Mickleover, the same as Littleover, is a great sprawl of suburban houses. The part known as Mickleover village is the shopping area on Uttoxeter Road, about 2 miles out of Derby. It is dominated by the Tesco supermarket these days, but the Old Market Place still remains and The Green, The Hollow and Orchard St still give the area around The Square, lots of character.
It retains some attractive old cottages, with Old Hall in Orchard St, probably the oldest building in the village. It is thought that Oliver Cromwell stayed there when he stormed Tutbury Castle during the Civil War. It has `Nissa Deus Frustra 1648` inscribed on its 2 storey porch. The inscription means `In vain but for God` and relates to story of a Robert Cotchett who once owned the hall. He was a Parliamentarian in the Civil War, under the command of Sir John Gell, in the Derbyshire Regiment. He spoke out againt Gell, who had him thrown into prison. No case could be proved so Gell had him banished. When Gell was replaced, Robert Cotchett returned home. Hence the sign.
Mickleover Manor, hidden behind a long wall, was once the home of Charles Edmund Newton, who held many public offices in the Derbyshire region. His family moved to Lockington Hall in Staffordshire after the first world war, and for a while the place was occupied by a Sir Frederick and Lady Inglefield. It was let out as a private prepatory school for a number of years and then aquired by the health authority and used as a hospital for the elderly. The hospital closed in 1989. THe Newtons had been the chief landowners in Mickleover but throughout the 19th century the estate was gradually acquired by various industrialists who built their homes on it. The Limes, Mickleover House and Overfields were all built in the first part of the 19th century.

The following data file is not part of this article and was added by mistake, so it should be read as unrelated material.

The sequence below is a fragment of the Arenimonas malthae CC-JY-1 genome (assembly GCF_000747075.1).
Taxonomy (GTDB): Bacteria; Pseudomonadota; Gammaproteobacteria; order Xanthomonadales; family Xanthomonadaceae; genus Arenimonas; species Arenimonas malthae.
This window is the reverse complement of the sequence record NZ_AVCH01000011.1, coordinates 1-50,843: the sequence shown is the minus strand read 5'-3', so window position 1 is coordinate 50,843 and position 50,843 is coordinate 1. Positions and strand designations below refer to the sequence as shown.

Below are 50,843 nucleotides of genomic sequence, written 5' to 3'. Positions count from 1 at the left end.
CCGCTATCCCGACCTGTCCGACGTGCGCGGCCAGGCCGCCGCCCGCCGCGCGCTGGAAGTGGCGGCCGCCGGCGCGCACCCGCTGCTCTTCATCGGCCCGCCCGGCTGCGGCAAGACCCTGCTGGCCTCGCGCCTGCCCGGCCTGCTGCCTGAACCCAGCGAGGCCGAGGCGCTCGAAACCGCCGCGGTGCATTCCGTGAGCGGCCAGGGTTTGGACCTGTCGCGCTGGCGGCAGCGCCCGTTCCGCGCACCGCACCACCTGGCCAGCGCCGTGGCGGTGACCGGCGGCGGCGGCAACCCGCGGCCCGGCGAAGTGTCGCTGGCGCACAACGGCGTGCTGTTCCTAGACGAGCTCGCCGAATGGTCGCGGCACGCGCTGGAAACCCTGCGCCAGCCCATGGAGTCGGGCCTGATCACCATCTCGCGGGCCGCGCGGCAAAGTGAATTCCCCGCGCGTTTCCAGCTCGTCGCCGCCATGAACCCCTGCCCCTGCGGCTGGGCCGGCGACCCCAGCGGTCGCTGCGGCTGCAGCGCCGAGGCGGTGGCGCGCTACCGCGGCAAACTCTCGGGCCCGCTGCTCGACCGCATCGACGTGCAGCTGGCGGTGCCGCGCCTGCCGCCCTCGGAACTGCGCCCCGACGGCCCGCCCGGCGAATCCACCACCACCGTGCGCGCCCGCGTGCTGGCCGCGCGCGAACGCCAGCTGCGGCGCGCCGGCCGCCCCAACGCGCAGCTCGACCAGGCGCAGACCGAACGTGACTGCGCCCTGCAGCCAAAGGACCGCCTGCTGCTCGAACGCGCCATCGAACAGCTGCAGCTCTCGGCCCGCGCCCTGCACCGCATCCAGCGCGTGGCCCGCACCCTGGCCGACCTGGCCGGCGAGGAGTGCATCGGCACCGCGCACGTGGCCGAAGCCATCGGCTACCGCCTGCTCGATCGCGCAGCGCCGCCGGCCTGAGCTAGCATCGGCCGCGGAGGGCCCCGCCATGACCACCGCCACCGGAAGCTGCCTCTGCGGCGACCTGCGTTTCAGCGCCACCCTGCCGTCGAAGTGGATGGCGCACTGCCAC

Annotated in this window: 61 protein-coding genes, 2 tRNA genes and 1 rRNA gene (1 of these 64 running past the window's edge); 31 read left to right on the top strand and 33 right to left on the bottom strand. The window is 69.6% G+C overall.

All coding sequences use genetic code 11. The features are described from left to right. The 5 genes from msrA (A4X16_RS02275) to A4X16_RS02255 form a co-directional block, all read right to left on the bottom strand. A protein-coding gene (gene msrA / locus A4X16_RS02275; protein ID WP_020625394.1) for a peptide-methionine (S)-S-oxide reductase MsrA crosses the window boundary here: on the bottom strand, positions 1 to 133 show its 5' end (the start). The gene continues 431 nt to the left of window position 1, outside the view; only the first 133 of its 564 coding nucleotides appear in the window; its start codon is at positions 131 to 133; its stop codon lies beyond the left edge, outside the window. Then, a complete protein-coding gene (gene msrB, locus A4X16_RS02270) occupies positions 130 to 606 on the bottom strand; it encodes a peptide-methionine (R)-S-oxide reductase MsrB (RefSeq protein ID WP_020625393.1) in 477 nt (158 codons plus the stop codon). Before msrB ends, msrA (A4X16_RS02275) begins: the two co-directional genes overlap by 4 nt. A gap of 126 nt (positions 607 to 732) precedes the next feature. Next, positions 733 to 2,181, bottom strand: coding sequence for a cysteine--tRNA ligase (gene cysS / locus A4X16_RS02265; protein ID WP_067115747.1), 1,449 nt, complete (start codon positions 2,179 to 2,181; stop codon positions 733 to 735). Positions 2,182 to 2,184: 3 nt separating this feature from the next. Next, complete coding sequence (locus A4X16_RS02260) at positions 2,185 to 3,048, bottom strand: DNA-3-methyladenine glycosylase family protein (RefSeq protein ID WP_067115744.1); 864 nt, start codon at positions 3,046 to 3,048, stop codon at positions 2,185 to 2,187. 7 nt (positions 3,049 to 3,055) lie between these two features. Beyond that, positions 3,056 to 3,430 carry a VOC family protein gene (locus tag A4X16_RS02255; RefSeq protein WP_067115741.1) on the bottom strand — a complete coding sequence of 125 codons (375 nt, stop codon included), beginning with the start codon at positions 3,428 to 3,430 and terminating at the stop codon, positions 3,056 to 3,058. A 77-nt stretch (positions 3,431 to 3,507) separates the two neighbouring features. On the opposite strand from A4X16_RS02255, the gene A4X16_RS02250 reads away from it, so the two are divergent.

The Leylands was built for a Samuel Wright around 1836. In 1857 it was occupied by an Amelia Wright. It was then bought by a Henry Edward Ayre in 1888, whose family occupied it until the 1920`s. It is now a private residential home for the elderly.
In 1849 work started on Pastures Hospital, originally known as the Derbyshire Pauper Lunatic Asylum. Designed by Henry Duesbury, it opened in 1851 with 300 beds in 12 wards and had patients coming from all over Derbyshire to be treated. It's building had a profound effect on the people of Mickleover and provided much work for the local population. The building has now been turned into expensive accommodation units.
The Great Northern Railway arrived here in 1876-77 and the village expanded with new housing. This expansion, has apart from a break during the second world war has continued ever since. Mickleover Station was actually over a mile distance from the village centre along what is now known as Station Rd and until the withdrawal of regular passenger trains in 1939, was the starting point for many excursions to the east coast by local residents. The station was also closed to goods traffic in 1964 though goods trains passed through to Burton until 1968.